It depends, some CAO's, collective employers-employees agreement per industry, make it mandatory. Some don't and I think the supermarket branch is one of them. Even if it isn't mandatory most companies do pay them. And yes technically it benefits the company too, because it one of those things that lessens profit, which automatically means less profit tax.

    And the last few years employers pay all kind of benefits. For the first time in decades the unemployment rate is negative, meaning more jobs then jobseekers.
    Quote Originally Posted by Shadoowpunk View Post
    Take that haters.
    IF IM STUPID, so is Donald Trump.

  15. #255
    It's viable if you commute long distance. I live 20 minutes from driving to work so the impact isn't hard on me, yet.

  16. #256
    If employers paid people for commute time that feels like it'd motivate investment in infrastructure that makes that more efficient and motivate said employers to allow more people to just work from home.
    Quote Originally Posted by DatToffer View Post
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  17. #257
    Void Lord Elegiac's Avatar
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    Quote Originally Posted by Powerogue View Post
    If employers paid people for commute time that feels like it'd motivate investment in infrastructure that makes that more efficient and motivate said employers to allow more people to just work from home.
    Bingo.

    I know I keep banging the "car culture ruins everything" drum in discussions of American economic activity but it really is the case that expecting everyone to have a car and being able to commute for hours at a time with them produces really shitty infrastructural and economic results.
    The Were/Was Army: "Nooo you can't just vaporize my entire armored division, we had such a manly recruitment ad!"
    The They/Them Army: "Omg integrated fire support?? Go off queen sksksks, JDAMs are such a gemini thing."

  18. #258
    Quote Originally Posted by Elegiac View Post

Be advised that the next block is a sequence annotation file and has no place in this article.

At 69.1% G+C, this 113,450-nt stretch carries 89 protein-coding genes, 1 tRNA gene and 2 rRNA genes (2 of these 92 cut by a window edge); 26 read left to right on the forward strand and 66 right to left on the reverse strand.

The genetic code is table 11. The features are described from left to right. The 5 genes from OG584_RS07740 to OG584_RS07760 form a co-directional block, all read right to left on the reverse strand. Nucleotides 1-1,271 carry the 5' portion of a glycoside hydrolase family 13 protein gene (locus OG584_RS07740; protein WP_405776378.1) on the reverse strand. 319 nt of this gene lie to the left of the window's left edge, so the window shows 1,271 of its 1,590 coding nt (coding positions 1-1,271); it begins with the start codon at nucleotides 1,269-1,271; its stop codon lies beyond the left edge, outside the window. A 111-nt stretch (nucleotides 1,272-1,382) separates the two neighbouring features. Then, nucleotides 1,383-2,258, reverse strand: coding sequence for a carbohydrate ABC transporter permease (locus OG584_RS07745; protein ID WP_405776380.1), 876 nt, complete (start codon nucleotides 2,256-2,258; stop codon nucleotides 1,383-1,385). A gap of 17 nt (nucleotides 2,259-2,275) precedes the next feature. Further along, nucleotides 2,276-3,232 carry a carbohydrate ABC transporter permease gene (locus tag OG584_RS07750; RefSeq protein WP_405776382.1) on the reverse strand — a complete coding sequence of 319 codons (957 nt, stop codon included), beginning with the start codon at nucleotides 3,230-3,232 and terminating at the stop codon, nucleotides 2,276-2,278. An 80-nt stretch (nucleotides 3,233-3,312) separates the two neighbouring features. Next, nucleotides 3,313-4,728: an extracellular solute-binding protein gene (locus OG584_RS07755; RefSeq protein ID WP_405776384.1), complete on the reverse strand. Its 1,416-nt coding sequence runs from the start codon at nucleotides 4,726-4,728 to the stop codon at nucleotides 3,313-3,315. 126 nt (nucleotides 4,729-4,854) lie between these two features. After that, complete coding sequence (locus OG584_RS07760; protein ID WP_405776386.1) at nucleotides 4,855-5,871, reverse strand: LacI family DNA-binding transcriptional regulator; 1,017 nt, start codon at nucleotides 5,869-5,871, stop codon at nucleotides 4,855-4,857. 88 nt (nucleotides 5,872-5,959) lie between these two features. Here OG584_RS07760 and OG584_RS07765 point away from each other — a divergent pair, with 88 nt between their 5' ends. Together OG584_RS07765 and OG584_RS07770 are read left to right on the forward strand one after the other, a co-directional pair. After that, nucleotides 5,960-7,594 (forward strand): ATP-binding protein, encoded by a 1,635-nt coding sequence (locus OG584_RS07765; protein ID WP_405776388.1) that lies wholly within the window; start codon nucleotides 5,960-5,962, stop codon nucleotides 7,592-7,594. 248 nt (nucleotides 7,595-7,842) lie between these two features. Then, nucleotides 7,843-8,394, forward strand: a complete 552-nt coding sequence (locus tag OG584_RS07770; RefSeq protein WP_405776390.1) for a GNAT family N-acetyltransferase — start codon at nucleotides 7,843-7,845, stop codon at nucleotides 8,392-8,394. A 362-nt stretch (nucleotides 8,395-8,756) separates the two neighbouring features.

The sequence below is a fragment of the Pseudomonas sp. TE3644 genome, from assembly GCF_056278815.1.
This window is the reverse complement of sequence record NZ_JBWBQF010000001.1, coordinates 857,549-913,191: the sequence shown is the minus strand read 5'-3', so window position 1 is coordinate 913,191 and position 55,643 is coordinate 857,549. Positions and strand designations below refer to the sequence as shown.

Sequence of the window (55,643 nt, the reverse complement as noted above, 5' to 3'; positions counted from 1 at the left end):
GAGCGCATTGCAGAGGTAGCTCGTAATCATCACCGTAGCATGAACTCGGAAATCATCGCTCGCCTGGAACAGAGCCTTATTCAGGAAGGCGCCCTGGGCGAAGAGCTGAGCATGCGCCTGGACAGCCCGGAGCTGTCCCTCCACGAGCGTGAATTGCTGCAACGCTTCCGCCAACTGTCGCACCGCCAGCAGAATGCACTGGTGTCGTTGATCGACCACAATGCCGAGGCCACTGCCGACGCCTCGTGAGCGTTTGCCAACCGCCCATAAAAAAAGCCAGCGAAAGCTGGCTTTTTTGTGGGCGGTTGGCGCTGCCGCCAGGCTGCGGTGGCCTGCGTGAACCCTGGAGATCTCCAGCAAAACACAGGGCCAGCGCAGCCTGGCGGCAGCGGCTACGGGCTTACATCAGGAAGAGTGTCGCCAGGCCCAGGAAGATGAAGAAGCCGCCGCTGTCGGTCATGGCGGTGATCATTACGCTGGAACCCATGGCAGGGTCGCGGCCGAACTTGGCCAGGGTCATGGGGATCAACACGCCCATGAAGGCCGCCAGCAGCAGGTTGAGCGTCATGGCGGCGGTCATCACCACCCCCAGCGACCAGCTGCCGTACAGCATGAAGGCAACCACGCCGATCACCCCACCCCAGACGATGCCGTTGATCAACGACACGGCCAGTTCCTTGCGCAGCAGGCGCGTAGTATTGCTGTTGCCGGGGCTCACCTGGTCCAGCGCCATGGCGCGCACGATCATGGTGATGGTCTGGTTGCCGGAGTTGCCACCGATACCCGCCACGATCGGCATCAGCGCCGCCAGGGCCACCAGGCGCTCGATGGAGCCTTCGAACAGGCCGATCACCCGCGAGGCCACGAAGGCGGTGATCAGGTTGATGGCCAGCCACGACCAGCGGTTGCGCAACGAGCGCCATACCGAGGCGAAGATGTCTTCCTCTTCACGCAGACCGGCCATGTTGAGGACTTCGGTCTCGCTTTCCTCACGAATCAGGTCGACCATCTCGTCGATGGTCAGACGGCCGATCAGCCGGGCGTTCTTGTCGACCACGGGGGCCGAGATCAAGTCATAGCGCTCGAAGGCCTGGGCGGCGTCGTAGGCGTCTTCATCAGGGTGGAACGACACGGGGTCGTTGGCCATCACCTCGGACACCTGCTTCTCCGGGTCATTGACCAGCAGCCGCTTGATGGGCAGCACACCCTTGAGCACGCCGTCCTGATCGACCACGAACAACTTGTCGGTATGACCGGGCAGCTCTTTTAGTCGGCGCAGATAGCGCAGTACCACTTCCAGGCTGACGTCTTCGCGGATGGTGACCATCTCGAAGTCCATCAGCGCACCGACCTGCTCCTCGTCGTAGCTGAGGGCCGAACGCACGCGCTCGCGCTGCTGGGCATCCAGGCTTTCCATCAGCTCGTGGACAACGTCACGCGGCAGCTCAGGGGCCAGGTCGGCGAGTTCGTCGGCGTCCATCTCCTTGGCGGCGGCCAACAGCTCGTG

Bingo.

    I know I keep banging the "car culture ruins everything" drum in discussions of American economic activity but it really is the case that expecting everyone to have a car and being able to commute for hours at a time with them produces really shitty infrastructural and economic results.
    Car culture could be a lot less problematic just by increasing traffic infrastructure taxes on companies and requiring employers to at least share in the vehicle maintenance and transit costs of their employees. We'd start seeing more companies incentiving car pools, electrified vehicles and using public transit...not because it's better for their employees or the environment...but because it's better for their bottom line.

    But of course, "taxation is theft" and all that
    Isms bore me. I think they are only brought by people who seek to marginalize the potential of each ism to provide something meaningful. Name it, Capitalism, Socialism, even Communism-- all contain something of merit towards structuring a society. The biggest flaw in human history has been the need to take the worst of a system along with the best. It doesn't have to be all of one and none of another.

  19. #259
    The government should put its money where its mouth is. Offer to buy the electric equivalent of whatever vehicle someone owns and install the charging equipment in the person's home.

  20. #260
    Quote Originally Posted by Evil Midnight Bomber View Post
    Car culture could be a lot less problematic just by increasing traffic infrastructure taxes on companies and requiring employers to at least share in the vehicle maintenance and transit costs of their employees. We'd start seeing more companies incentiving car pools, electrified vehicles and using public transit...not because it's better for their employees or the environment...but because it's better for their bottom line.
    Companies already know a good solution from their perspective for that, but it's very bad for everyone else.

    The solution is called 'company towns' - and the reason it declined the last century is that people (not companies) chose to have their houses far from their employer.

    - - - Updated - - -

    Quote Originally Posted by Moadar View Post
    The government should put its money where its mouth is. Offer to buy the electric equivalent of whatever vehicle someone owns and install the charging equipment in the person's home.
    Many government have been giving rebates for electric cars and charging equipment for years (or just taxing them less than other cars), but it's also a matter of generating electricity - and other practical considerations (having charging equipment in apartments doesn't make sense).

    People and government who haven't prepared - or have prepared less wisely - now face the cost.